Give me an ox’s strength


Among the asses (stubborn I as they)

I see my Savior where I looked for hay;

So may my beastlike folly learn at least

The patience of a beast.


Among the sheep (I like a sheep have strayed)

I watch the manger where my Lord is laid;

Oh that my baa-ing nature would win thence

Some wooly innocence!

Advent Poem – “The Risk of Birth”

I love this poem.  1st Century Palestine was not filled with precious moments figurines, but busy people trying to make a life under the leadership of Rome, masters of power.  The world today is also not such a safe place.  I once had a friend honestly say that he did not think it was right to bring a child into such a troubled world.  The Almighty did not think that way…

The Risk of Birth


This is no time for a child to be born,

With the earth betrayed by war & hate

And a comet slashing the sky to warn

That time runs out & the sun burns late


That was not time for a child to be born,

In a land in the crushing grip of Rome:

Honor & Truth were trampled by scorn—

Yet here did the Savior make his home.


When is the time for love to be born?

The Inn is full on planet earth,

And by a comet the sky is torn –

Yet love still takes the risk of birth.

Madeleine L’Engle


The Threads of John 1:1-18

logo4One can consider John 1:1-18 as the overture of the book.  It establishes themes that are picked up later in the book.  I also think you can compare it to a weaving.  There are themes, like colored strands of wool yarn, woven along the duration of the text.  The book is not outlined and linear like a book on Organic Chemistry.

Why is that?  It seems to me that life itself is complex.  We weave in and out of places and situations all the time.  On one day you can be at home, in the Lord’s presence during your quiet time, with your housemates at breakfast  with your fellow commuters and co workers during the day, with your Face Book Friends during break, then back home, maybe you go to a meeting or eat out and all along there are calls to make or emails.  Life is more like a tapestry than it is like a text on Organic Chemistry.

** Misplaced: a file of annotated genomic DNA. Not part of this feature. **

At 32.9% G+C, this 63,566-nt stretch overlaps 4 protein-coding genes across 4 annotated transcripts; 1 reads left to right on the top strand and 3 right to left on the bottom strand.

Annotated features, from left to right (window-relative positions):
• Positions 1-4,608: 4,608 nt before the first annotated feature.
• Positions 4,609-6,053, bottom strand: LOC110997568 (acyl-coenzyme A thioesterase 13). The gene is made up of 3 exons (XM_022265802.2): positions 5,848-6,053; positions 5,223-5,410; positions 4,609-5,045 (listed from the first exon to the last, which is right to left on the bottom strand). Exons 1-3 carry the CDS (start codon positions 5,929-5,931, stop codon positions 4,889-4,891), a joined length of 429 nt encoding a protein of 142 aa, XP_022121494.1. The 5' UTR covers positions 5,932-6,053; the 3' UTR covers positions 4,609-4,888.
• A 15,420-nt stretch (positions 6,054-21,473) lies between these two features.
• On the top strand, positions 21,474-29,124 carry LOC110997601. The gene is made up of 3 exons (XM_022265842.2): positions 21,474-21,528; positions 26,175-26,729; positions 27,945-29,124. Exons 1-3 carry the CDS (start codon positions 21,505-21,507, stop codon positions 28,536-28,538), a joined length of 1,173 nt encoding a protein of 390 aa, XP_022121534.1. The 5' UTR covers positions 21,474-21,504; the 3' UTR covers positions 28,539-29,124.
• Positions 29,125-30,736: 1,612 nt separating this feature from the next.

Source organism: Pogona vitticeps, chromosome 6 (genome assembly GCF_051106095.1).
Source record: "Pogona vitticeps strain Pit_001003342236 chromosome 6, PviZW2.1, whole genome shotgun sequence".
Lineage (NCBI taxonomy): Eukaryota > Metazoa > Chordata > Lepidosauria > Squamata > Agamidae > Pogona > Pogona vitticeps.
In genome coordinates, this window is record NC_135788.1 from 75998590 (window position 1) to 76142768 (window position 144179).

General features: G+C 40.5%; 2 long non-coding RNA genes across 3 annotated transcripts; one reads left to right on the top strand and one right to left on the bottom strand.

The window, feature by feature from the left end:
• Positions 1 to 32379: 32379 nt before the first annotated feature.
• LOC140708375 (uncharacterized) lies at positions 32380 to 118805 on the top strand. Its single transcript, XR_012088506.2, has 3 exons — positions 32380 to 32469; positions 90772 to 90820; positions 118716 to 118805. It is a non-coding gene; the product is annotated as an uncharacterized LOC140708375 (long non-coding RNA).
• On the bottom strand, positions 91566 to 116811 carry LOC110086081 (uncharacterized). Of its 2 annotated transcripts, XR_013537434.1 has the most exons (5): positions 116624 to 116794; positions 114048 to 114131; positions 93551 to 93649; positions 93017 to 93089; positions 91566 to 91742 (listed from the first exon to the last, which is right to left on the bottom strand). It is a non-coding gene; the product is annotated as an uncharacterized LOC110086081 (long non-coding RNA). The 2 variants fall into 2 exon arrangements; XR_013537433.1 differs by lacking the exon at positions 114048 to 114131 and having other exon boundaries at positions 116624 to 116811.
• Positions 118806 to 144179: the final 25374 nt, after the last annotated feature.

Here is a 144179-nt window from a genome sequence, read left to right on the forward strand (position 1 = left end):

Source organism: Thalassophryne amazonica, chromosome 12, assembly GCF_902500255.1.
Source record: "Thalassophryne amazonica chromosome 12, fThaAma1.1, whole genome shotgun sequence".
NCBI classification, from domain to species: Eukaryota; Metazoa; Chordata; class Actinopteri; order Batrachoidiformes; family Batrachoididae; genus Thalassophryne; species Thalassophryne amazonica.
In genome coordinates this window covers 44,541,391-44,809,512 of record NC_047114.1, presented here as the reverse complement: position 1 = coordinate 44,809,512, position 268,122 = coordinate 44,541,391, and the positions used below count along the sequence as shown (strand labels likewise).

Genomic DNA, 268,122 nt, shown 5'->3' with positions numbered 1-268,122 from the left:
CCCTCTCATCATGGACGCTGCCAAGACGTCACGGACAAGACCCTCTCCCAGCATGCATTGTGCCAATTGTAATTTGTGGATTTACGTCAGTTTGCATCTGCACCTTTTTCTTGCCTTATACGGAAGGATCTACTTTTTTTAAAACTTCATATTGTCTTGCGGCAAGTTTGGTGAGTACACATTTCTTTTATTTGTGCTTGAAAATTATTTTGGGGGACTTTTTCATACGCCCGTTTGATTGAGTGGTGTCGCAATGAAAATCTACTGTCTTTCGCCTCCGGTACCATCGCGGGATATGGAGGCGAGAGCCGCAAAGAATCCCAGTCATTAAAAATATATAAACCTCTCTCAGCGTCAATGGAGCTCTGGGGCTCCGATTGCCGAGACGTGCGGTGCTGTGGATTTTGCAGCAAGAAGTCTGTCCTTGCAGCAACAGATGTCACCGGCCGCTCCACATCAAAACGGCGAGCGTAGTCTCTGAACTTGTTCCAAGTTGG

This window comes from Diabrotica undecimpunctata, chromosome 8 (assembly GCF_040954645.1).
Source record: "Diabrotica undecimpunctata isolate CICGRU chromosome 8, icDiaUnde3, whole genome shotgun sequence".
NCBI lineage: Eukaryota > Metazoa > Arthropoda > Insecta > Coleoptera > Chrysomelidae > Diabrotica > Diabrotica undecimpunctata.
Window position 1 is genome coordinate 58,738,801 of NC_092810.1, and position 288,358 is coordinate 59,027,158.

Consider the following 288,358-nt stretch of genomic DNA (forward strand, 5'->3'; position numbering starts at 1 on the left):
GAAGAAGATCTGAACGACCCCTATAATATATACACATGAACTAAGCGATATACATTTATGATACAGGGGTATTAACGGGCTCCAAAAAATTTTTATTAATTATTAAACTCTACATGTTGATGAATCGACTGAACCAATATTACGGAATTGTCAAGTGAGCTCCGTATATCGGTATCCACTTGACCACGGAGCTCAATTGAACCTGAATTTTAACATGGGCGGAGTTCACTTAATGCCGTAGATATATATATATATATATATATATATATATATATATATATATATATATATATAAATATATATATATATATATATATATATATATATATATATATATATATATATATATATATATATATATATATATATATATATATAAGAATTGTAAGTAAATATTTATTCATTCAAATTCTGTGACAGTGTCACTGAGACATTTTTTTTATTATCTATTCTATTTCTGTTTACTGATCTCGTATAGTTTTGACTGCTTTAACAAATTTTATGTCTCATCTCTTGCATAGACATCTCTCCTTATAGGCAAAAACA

John starts with the invasion of the Eternal into the temporal.  Jesus comes to weave his thread into the human story and “to those who will receive him” into individual stories.

Thus the Sermon theme in December, the season of Advent is based on John 1.  We are picking out the threads of “Word”, “Wisdom”, “Light”, “Flesh” and “Lamb” among others and exploring them as they develop in John 1 and further into the text.

This will be part of a Slow Read of John, that will take us through Easter Sunday in sermons and in class discussions.  So I will be posting the schedule of readings if you want to join it.

December 25 – Isaiah 61:1-2

What is the mission of Jesus?

This is what he said at his first recorded message, from Isaiah 61:1-2

                                The Spirit of the Sovereign Lord is on me,

because the Lord has anointed me

to preach good news to the poor.

He has sent me to bind up the brokenhearted,

to proclaim freedom for the captives

and release from darkness for the prisoners,